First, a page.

ABSTRACT: Few studies have examined the relationship between young gay and bisexual men (YGBM) and their fathers. Based on a phenomenological framework, this study investigated the role of fathers in YGBM's coming-out experience, focusing on how fathers responded to disclosure of same-sex attraction, how fathers' responses compared with sons' expectations, and what sons perceived as having influenced their fathers' responses. Semistructured in-depth interviews with 30 gay and bisexual men aged 18 to 24 years were conducted as part of a larger study; topics explored in the interview included experiences coming out to family and others. Nineteen participants' narratives included discussion about their fathers and were included in the current analyses. The YGBM who were interviewed perceived a complex range of responses upon coming out to their fathers, ranging from enthusiastic acceptance to physical violence. Participants spoke of fathers who were accepting in different manners and who often held contradictory attitudes about same-sex attraction. Fathers' responses commonly differed from sons' expectations, which were informed by homophobic talk and gendered expectations. Sons spoke about what informed their expectations as well as what they perceived as influencing their fathers' responses, including gender norms, beliefs regarding the cause of same-sex attraction, religious and sociopolitical views, and concerns about HIV/AIDS. Particularly striking was the pervasive influence of hegemonic masculinity throughout the YGBM's stories. The implications of these findings for future research and intervention development are discussed, as well as study strengths and limitations.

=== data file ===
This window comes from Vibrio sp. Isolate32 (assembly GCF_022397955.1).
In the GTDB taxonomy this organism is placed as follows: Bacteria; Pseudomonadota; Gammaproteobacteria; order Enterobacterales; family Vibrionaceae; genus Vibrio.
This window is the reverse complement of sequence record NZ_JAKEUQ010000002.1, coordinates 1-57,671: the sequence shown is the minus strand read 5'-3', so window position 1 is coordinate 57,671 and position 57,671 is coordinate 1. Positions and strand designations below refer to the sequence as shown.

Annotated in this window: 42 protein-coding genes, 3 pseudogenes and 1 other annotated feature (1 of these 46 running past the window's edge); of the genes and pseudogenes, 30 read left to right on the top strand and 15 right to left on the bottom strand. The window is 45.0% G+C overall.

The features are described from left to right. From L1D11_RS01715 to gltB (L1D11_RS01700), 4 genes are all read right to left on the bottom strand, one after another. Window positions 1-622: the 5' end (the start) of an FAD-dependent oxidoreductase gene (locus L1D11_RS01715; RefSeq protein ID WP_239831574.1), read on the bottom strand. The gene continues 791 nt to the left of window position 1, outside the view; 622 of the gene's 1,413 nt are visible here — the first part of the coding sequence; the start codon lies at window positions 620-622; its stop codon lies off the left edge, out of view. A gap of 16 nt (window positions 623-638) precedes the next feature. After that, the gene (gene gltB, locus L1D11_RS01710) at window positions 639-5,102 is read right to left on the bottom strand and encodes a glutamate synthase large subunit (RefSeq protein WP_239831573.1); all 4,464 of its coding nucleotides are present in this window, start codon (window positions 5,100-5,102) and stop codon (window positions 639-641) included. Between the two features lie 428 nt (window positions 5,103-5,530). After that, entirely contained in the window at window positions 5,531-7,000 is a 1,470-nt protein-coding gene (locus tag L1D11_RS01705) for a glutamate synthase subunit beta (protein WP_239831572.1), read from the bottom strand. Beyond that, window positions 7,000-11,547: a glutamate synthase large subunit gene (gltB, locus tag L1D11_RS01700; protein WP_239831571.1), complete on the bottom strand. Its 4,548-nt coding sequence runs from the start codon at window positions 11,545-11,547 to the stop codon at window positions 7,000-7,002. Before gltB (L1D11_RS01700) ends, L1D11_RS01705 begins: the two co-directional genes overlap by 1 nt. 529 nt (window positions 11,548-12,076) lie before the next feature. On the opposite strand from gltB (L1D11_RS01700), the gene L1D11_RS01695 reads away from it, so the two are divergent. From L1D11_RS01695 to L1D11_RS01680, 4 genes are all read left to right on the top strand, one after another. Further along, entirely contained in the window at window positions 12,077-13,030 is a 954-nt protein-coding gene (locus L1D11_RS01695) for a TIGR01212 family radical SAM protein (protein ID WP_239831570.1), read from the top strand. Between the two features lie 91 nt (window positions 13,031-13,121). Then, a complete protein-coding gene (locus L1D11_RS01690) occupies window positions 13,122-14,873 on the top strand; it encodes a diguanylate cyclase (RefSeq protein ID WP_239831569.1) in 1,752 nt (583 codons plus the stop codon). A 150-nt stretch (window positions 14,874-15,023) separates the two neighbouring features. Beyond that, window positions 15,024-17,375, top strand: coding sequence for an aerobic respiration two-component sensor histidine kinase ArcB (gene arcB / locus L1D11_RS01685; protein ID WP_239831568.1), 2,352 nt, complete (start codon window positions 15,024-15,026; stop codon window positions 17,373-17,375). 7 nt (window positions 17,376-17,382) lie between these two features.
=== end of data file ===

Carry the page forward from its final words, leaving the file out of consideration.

Full-text · Article · Jul 2014 · American journal of men's health
    • "In order to address the documented health disparities, numerous researchers have called for the development of effective interventions for SMY (e.g., Bouris et al., 2010; Ryan et al., 2010; Saewyc, 2011). However, in order to most effectively intervene with SMY, including the family may be integral to the process (e.g., Bouris et al., 2010; Ryan et al., 2009; Ryan et al., 2010; Saewyc, 2011). Furthermore, it is important to have a breadth of empirical scholarship on the psychosocial development and context of SMY and their families in order to develop components of effective interventions. "